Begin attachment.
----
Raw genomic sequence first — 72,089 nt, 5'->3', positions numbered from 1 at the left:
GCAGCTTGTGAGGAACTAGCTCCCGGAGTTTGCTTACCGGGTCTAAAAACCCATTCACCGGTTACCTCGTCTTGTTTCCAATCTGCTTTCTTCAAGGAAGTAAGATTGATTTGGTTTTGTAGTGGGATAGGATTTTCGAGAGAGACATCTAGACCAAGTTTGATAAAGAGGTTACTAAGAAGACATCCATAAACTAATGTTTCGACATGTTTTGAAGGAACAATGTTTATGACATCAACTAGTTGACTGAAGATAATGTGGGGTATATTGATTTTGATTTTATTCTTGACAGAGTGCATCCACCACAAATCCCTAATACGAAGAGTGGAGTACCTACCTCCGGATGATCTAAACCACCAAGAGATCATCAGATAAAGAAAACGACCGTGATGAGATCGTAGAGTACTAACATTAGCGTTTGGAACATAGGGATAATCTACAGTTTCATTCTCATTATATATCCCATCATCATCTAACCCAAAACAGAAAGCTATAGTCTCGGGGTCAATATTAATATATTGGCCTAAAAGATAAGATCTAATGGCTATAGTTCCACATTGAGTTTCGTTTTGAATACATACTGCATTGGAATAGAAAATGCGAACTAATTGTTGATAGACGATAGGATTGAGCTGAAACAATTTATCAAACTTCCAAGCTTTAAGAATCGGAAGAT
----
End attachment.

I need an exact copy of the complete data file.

Raw genomic sequence first — 72,089 nt, 5'->3', positions numbered from 1 at the left:
GCAGCTTGTGAGGAACTAGCTCCCGGAGTTTGCTTACCGGGTCTAAAAACCCATTCACCGGTTACCTCGTCTTGTTTCCAATCTGCTTTCTTCAAGGAAGTAAGATTGATTTGGTTTTGTAGTGGGATAGGATTTTCGAGAGAGACATCTAGACCAAGTTTGATAAAGAGGTTACTAAGAAGACATCCATAAACTAATGTTTCGACATGTTTTGAAGGAACAATGTTTATGACATCAACTAGTTGACTGAAGATAATGTGGGGTATATTGATTTTGATTTTATTCTTGACAGAGTGCATCCACCACAAATCCCTAATACGAAGAGTGGAGTACCTACCTCCGGATGATCTAAACCACCAAGAGATCATCAGATAAAGAAAACGACCGTGATGAGATCGTAGAGTACTAACATTAGCGTTTGGAACATAGGGATAATCTACAGTTTCATTCTCATTATATATCCCATCATCATCTAACCCAAAACAGAAAGCTATAGTCTCGGGGTCAATATTAATATATTGGCCTAAAAGATAAGATCTAATGGCTATAGTTCCACATTGAGTTTCGTTTTGAATACATACTGCATTGGAATAGAAAATGCGAACTAATTGTTGATAGACGATAGGATTGAGCTGAAACAATTTATCAAACTTCCAAGCTTTAAGAATCGGAAGAT